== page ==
Report: rise of AI-generated websites turbo-charges spread of misinformation

Since May 2023, the number of websites hosting fake and false articles created with artificial intelligence (AI) has increased by more than 1,000 percent, NewsGuard, an organization tracking misinformation, has found.

NewsGuard said it had so far identified 603 AI-generated news and information sites operating with little to no human oversight. That’s up from 49 sites.

The organization says this proves that the rollout of generative AI tools has been a boon to “content farms and misinformation purveyors alike.” In other words, it’s now as easy as ever to spread pure propaganda or at least false narratives about things like elections, wars, and natural disasters.

Not so long ago, propaganda campaigns relied on armies of low-paid workers of the so-called troll farms. But AI has made it possible for basically anyone – whether they’re an intelligence agency or just a nerdy teenager – to create such outlets, NewsGuard said.

Most people are not especially sophisticated news consumers who follow professional advice on how to differentiate fake or false content from real news, so these developments seem quite dangerous.

These websites typically have generic names such as iBusiness Day, Ireland Top News, and Daily Time Update, which, to a consumer, appear to be established news sites.

“This obscures that the sites operate with little to no human oversight and publish articles written largely or entirely by bots – rather than presenting traditionally created and edited journalism, with human oversight,” said NewsGuard.

For instance, one AI-generated article told a made-up story about Benjamin Netanyahu’s psychiatrist, saying he had died and left behind a note that suggested that the Israeli prime minister was involved. The psychiatrist was fictitious, but the claim was actually featured on an Iranian TV show and circulated on various other authentic media sites.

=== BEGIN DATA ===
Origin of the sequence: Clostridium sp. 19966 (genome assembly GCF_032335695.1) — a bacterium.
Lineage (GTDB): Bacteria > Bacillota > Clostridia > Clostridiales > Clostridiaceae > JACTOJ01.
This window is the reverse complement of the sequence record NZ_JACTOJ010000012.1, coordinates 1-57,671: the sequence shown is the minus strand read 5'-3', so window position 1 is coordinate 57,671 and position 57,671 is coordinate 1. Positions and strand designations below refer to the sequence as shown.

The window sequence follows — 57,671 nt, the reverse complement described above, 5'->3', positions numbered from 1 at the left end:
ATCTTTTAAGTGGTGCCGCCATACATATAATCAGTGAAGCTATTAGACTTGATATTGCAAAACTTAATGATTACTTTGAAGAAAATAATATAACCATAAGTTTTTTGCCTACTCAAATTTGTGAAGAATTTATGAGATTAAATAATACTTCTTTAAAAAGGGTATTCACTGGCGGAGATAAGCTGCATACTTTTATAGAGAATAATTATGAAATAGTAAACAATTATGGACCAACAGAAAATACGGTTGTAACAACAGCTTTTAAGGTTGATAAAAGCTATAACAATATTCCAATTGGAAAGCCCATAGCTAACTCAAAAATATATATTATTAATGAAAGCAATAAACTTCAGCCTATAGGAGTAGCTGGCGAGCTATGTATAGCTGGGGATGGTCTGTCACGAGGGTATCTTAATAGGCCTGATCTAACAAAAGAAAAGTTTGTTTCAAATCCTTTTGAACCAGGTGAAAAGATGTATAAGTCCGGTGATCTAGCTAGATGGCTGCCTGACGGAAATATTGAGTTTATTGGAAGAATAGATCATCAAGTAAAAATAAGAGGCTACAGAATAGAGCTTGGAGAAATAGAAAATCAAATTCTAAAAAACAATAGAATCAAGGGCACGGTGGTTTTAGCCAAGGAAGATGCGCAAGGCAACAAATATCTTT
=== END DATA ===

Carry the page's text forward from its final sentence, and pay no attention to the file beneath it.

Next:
Analysts also identified a Chinese-government-run website using AI-generated text as authority for the false claim that the United States operates a bioweapons lab in Kazakhstan infecting camels to endanger people in China.

NewsGuard said that brands willing to advertise almost anywhere are at least partly to blame for allowing these websites to thrive.

“In many cases, the revenue model for these websites is programmatic advertising under which the ad-tech industry delivers ads without regard to the nature or quality of the website. As a result, top brands are unintentionally supporting these sites,” said NewsGuard.

“Unless brands take steps to exclude untrustworthy sites, their ads will continue to appear on these types of sites, creating an economic incentive for their creation at scale.”

If you want to be sure you’re reading real news, watch out for certain giveaways, NewsGuard said. For example, numerous articles might contain error messages or other language specific to chatbot responses. This would indicate that the content was produced by AI tools without adequate editing.

Sure, it’s likely that many proper news sites will use AI tools in the near future. But they will also deploy effective human oversight and, of course, will not generate hundreds if not thousands of articles a day, said NewsGuard.

The growth of websites churning out fake content is particularly concerning in the run-up to the 2024 US presidential election because the flood of propaganda could easily sway the chances of one or another political candidate.

Social media is already packed with misinformation, although Meta, the parent company of Facebook, Instagram, and WhatsApp, has banned political campaigns from using its generative AI advertising products.

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